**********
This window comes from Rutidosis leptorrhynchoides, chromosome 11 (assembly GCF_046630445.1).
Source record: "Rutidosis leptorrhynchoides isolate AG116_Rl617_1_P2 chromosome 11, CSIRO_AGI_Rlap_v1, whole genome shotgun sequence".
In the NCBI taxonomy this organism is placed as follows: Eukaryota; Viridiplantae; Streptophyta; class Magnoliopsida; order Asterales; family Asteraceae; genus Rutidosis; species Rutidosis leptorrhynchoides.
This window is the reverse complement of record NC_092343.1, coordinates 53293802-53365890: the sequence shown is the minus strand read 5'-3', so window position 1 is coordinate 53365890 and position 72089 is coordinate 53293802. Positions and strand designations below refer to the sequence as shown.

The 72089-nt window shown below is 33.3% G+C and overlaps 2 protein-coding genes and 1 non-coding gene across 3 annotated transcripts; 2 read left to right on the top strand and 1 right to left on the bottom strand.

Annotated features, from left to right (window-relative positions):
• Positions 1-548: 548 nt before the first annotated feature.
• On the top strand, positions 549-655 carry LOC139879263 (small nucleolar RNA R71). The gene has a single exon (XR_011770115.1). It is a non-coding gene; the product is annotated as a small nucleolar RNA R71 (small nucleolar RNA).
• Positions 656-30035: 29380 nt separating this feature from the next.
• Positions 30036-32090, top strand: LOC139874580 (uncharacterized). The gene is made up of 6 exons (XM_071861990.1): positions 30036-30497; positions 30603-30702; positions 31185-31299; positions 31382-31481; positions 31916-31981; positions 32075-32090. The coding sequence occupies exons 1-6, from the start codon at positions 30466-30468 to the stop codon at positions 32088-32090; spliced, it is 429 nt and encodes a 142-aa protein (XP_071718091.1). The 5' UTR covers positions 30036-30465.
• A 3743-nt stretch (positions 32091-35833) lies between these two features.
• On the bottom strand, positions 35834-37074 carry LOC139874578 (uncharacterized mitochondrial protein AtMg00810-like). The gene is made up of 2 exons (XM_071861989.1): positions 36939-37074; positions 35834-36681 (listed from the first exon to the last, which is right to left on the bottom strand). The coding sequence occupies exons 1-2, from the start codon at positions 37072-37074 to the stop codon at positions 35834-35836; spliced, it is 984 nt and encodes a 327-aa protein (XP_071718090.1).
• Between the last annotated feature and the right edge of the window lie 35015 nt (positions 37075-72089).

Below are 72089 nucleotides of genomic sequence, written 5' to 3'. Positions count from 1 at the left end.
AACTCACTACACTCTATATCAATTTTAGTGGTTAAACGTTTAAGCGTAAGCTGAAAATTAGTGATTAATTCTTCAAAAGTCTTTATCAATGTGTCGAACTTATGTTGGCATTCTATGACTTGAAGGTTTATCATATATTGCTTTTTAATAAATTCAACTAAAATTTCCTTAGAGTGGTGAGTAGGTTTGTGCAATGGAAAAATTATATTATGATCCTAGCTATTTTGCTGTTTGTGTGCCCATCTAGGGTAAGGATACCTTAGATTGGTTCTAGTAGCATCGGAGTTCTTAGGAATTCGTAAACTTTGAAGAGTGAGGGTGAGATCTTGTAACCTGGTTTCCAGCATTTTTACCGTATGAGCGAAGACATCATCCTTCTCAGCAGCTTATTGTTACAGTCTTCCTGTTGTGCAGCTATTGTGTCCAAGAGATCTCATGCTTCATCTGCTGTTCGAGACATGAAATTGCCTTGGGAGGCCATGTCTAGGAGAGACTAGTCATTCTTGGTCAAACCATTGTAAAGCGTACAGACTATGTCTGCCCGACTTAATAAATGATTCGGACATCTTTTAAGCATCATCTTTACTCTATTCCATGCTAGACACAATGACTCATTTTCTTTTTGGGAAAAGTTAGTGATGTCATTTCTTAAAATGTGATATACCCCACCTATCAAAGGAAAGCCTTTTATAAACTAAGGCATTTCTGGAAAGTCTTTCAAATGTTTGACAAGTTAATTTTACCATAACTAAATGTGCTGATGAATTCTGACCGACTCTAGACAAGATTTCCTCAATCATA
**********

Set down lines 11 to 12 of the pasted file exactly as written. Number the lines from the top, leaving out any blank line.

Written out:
• A 3743-nt stretch (positions 32091-35833) lies between these two features.
• On the bottom strand, positions 35834-37074 carry LOC139874578 (uncharacterized mitochondrial protein AtMg00810-like). The gene is made up of 2 exons (XM_071861989.1): positions 36939-37074; positions 35834-36681 (listed from the first exon to the last, which is right to left on the bottom strand). The coding sequence occupies exons 1-2, from the start codon at positions 37072-37074 to the stop codon at positions 35834-35836; spliced, it is 984 nt and encodes a 327-aa protein (XP_071718090.1).